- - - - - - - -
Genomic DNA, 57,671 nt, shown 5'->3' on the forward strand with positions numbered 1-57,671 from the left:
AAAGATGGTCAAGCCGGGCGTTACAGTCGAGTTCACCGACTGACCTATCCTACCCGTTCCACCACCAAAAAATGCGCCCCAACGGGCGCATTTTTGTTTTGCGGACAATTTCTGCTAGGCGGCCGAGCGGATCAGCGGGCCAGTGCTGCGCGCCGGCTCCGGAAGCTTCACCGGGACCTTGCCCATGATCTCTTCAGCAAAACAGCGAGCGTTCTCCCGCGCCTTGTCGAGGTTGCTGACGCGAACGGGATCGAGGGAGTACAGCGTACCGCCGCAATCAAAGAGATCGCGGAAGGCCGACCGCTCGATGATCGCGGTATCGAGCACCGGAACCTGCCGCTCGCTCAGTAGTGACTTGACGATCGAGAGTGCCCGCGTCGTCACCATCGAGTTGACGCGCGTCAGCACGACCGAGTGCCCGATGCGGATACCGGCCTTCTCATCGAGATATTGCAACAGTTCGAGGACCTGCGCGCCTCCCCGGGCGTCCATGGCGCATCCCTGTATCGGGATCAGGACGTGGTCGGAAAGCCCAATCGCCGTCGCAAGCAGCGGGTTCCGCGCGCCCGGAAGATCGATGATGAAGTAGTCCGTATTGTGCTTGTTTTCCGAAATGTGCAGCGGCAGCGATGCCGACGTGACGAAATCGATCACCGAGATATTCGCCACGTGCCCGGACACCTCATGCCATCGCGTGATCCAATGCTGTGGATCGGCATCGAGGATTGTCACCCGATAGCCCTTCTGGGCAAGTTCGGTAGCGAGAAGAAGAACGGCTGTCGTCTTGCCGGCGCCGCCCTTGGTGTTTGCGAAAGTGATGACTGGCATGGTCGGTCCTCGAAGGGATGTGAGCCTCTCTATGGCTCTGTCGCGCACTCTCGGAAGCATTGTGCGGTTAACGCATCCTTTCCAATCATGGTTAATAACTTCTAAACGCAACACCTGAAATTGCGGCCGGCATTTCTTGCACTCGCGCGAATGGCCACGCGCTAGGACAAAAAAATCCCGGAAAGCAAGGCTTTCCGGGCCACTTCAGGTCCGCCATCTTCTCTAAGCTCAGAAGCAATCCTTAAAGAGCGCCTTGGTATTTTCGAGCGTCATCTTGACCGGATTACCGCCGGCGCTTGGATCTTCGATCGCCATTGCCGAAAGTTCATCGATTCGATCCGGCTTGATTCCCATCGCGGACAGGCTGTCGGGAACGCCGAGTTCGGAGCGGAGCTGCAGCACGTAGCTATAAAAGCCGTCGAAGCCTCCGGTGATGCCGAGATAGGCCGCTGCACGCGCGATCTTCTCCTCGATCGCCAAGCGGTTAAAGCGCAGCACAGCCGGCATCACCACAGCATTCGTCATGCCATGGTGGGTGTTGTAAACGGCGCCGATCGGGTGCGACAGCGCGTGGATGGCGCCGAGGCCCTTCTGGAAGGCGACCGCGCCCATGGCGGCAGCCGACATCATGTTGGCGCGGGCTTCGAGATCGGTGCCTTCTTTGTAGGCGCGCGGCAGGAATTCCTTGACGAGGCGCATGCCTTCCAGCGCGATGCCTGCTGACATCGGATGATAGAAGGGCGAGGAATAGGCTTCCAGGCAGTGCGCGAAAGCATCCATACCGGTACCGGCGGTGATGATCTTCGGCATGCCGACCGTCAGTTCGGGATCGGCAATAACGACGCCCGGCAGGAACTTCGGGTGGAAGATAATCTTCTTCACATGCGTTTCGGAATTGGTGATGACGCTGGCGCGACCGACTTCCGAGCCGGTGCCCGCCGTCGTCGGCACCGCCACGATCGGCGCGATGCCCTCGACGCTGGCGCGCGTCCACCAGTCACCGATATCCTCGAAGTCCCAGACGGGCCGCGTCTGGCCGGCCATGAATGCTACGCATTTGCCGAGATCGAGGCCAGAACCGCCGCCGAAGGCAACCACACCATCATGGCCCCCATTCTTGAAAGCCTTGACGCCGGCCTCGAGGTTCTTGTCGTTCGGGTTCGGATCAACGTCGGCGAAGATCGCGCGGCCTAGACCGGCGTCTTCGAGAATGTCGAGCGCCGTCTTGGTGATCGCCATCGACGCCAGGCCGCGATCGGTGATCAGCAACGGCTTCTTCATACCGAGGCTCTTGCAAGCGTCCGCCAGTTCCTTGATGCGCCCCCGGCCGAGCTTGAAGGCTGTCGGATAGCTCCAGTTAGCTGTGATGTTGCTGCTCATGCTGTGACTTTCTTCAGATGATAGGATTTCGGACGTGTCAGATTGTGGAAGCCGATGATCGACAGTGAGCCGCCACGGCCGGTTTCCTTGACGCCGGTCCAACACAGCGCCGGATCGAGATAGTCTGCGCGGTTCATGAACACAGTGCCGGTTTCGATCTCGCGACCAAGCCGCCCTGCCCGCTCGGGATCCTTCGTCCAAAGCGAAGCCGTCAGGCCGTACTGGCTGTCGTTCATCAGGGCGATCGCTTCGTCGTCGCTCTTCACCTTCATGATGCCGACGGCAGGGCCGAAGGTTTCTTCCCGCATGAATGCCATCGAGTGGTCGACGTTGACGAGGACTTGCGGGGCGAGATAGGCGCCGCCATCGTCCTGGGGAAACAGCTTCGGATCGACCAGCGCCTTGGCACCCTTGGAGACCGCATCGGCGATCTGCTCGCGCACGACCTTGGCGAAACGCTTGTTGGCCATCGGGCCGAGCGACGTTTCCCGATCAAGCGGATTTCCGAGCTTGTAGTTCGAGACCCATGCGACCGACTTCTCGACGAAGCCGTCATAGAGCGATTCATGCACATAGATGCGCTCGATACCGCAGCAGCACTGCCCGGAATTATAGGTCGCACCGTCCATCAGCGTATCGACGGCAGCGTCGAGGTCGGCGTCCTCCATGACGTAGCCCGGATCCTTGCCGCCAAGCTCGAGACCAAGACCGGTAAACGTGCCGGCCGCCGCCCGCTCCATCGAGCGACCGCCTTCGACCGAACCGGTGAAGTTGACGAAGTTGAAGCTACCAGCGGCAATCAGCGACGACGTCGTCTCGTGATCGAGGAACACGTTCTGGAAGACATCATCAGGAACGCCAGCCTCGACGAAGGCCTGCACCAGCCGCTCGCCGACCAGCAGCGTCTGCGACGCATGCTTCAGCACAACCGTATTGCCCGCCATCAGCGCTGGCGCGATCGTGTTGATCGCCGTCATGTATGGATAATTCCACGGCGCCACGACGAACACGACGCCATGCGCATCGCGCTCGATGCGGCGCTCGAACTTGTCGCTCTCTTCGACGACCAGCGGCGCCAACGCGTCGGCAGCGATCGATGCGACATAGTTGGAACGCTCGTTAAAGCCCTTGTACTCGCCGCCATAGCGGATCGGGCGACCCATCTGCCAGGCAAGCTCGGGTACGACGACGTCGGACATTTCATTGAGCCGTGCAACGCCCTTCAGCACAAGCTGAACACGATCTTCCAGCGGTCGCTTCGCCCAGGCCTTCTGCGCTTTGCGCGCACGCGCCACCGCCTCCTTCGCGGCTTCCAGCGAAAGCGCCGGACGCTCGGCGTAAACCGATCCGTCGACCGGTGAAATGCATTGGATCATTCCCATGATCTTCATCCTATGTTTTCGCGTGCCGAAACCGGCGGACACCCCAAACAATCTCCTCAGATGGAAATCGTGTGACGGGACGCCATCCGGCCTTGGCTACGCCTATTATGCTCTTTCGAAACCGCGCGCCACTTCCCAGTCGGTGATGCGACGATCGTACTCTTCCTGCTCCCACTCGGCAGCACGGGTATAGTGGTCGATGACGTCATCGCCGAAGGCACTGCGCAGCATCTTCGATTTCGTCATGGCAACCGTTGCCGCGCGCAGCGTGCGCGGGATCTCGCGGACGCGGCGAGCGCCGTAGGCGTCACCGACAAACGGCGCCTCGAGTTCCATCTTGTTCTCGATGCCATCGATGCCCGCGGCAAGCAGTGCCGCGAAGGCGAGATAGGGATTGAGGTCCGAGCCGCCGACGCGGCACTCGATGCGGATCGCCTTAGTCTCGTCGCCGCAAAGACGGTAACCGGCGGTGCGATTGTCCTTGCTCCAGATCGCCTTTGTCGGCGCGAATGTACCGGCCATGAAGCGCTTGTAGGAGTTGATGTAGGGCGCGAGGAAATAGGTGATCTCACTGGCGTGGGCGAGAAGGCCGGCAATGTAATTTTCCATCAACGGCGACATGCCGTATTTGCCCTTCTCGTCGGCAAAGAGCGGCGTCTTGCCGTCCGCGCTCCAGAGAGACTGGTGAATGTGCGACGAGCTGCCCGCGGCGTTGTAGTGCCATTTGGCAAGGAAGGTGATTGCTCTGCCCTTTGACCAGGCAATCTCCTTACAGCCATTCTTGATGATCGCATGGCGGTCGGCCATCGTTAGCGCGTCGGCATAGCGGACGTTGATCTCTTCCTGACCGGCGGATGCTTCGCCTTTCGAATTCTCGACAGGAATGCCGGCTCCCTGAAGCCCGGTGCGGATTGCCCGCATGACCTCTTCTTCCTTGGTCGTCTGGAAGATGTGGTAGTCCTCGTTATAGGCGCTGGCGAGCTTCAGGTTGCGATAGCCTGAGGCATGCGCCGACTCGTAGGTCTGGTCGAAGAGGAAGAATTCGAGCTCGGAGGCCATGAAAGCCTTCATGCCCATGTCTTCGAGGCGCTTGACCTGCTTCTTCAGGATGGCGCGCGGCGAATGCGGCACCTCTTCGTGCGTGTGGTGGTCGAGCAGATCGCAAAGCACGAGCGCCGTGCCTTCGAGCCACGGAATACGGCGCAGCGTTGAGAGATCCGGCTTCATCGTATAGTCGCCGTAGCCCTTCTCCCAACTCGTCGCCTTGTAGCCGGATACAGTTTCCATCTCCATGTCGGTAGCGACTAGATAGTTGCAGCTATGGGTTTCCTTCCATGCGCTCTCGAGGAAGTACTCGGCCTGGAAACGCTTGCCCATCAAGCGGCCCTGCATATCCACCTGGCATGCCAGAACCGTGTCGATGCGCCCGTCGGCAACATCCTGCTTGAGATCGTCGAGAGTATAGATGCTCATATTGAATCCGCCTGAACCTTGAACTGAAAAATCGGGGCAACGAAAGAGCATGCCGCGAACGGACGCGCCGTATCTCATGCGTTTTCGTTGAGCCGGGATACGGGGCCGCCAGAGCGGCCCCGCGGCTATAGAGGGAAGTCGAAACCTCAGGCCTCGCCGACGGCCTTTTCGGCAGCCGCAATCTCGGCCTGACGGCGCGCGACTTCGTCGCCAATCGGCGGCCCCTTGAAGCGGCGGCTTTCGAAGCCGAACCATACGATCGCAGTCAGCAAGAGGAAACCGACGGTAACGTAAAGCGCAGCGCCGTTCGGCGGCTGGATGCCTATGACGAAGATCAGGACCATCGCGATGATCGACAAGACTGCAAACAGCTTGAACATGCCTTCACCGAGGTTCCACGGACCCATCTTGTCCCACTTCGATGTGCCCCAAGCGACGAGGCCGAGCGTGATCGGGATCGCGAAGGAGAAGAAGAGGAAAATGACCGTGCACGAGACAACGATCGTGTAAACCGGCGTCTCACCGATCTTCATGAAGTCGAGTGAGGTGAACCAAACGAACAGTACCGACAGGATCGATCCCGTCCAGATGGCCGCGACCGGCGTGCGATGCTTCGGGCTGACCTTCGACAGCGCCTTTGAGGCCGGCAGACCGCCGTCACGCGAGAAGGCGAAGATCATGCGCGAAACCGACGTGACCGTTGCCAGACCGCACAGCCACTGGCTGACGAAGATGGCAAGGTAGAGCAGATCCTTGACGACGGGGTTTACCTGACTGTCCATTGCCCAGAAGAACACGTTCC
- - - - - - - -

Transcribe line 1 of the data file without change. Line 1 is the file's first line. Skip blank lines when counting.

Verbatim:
Genomic DNA, 57,671 nt, shown 5'->3' on the forward strand with positions numbered 1-57,671 from the left: